Cape ivy (Delairea odorata)
Cape ivy, a native of southern Africa, was once widely grown as a garden ornamental. However, it is now recognised as an environmental weed, especially along the east coast of Australia. It is also a problem in NZ, Hawaii and the USA.
Cape ivy is a climbing vine or creeping groundcover with slightly fleshy stems and leaves. The leaves are bright green, somewhat fleshy, and lobed so that they resemble ivy leaves. The stems are often purplish when young, and rather weak, eventually become woody when mature. The small yellow flower-heads are borne in dense clusters in the leaf forks or at the tips of the branches. Flowering occurs mainly during winter and spring.
Cape ivy can be highly invasive and suppresses native vegetation by carpeting the ground and climbing into the canopy. It prevents the growth and regeneration of native species
Cape ivy is spread by seed and vegetatively. Seed is dispersed by wind and water, and the stems can root at the nodes when in contact with soil creating another plant. Also, Cape ivy is often spread by the dumping of garden waste on bush land edges.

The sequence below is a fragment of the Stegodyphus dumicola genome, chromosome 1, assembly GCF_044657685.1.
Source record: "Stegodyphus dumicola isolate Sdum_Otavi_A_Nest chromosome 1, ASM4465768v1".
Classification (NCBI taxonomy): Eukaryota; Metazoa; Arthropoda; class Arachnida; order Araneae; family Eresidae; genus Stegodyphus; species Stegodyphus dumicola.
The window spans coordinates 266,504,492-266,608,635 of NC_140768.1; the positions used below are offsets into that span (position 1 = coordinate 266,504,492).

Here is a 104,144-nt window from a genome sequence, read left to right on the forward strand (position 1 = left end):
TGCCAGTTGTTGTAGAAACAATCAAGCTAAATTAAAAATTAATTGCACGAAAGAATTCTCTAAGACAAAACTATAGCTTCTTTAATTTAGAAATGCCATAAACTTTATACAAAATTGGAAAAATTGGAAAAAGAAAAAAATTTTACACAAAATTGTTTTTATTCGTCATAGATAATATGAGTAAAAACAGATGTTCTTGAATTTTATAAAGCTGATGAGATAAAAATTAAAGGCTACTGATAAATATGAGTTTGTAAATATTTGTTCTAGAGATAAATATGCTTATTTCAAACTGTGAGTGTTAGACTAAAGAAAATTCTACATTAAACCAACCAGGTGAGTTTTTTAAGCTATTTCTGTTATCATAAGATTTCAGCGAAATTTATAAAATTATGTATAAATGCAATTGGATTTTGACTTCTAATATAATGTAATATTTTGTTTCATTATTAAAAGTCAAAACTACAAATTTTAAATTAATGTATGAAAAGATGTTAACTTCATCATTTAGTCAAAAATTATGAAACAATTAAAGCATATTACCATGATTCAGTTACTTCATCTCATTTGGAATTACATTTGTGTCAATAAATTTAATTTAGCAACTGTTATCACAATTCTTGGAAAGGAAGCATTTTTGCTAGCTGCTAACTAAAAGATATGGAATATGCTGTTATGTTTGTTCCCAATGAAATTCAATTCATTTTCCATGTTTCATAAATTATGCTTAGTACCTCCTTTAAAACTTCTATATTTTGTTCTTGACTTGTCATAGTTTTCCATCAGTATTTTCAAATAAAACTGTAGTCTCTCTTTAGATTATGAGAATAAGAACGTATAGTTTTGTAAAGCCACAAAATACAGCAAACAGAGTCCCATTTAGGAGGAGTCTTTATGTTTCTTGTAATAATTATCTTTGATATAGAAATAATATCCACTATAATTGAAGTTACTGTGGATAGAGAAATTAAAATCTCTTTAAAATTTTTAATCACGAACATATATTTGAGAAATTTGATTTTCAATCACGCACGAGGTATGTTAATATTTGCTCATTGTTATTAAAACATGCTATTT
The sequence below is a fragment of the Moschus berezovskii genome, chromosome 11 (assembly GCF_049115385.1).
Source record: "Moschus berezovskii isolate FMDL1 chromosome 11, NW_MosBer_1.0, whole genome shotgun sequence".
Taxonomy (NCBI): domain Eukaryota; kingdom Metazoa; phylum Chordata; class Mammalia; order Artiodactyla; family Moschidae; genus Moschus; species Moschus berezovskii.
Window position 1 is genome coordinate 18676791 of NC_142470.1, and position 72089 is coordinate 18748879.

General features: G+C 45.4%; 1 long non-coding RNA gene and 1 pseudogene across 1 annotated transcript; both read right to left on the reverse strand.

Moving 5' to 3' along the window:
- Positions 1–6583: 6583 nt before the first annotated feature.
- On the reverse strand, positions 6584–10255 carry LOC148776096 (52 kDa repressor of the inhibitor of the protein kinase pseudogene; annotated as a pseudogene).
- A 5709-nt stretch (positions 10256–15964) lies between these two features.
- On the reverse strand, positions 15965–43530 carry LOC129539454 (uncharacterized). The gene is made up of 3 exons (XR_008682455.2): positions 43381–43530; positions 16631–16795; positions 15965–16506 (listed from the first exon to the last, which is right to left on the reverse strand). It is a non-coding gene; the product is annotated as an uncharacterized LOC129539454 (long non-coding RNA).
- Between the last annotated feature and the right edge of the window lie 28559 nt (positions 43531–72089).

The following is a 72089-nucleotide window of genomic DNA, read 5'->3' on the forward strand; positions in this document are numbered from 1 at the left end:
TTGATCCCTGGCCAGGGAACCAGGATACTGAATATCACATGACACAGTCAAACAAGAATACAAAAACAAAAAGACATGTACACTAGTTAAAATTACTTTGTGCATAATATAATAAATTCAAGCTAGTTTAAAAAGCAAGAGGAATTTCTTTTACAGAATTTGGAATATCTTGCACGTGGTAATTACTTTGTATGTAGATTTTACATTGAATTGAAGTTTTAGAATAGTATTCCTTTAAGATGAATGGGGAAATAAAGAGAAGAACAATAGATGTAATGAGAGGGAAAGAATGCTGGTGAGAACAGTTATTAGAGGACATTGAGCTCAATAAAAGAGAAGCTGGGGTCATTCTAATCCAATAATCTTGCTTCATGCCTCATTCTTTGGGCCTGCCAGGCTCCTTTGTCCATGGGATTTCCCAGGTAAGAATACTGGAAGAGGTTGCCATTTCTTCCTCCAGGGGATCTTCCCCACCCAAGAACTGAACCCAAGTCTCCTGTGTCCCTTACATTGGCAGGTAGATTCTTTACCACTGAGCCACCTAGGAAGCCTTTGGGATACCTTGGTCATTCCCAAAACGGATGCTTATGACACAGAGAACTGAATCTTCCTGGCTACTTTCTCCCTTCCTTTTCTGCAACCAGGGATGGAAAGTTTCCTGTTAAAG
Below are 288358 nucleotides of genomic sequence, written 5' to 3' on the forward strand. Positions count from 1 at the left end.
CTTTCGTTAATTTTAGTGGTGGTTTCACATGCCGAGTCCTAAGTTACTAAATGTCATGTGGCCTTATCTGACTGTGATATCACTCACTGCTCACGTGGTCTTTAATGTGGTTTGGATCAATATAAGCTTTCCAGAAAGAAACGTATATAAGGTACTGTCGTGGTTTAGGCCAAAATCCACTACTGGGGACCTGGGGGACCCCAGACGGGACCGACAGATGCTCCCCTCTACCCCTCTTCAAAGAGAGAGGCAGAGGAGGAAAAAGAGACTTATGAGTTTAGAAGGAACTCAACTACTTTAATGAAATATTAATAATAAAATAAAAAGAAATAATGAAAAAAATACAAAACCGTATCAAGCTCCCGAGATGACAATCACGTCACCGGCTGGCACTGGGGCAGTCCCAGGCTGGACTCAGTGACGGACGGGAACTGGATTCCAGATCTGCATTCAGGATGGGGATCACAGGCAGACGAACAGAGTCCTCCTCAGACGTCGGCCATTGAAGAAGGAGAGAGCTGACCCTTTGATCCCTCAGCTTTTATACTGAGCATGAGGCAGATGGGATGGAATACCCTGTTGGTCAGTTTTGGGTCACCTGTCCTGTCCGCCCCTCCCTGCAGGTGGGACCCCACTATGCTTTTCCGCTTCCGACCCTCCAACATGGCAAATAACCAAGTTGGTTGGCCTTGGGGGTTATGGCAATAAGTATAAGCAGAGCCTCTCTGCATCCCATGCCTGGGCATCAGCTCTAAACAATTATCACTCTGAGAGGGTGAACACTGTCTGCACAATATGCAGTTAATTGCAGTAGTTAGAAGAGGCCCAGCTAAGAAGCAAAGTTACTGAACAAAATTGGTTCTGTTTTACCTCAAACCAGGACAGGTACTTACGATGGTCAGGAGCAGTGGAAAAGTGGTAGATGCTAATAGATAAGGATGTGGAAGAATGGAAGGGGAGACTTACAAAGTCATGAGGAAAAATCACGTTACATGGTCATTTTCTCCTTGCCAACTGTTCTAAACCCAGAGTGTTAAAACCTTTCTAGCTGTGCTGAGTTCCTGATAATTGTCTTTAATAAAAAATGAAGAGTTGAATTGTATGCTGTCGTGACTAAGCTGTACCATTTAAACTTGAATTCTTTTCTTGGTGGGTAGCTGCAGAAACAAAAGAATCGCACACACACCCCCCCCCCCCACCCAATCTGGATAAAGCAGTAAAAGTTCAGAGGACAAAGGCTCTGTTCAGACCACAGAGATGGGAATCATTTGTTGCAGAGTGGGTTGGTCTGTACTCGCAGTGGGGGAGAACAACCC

Hand weeding is the preferred method of removing Cape ivy. As it roots at the nodes, all material should be placed in your red bin, or green bin if you have FOGO (food organics green organics). Control should be undertaken before seeds have matured. Vines in trees can be cut and left to die and disintegrate.
Grow Me Instead
Snake vine, Hibbertia scandens
This local vine has bright green leaves with large yellow flowers. This is a vigorous climber or scrambler which grows to 2 to 5m wide or high
Wonga wonga vine, Pandorea pandorana
This is a vigorous Australian native twining plant. A number of selected colour forms of this species have been brought into cultivation, the most common is 'Snowbells' with pure white flowers and 'Golden Showers' with yellow-bronze flowers.
Banksia rose Rosa banksiae ‘Lutea’
This climbing rose produces long slender twining canes with masses of tiny, double, yellow flowers in spring.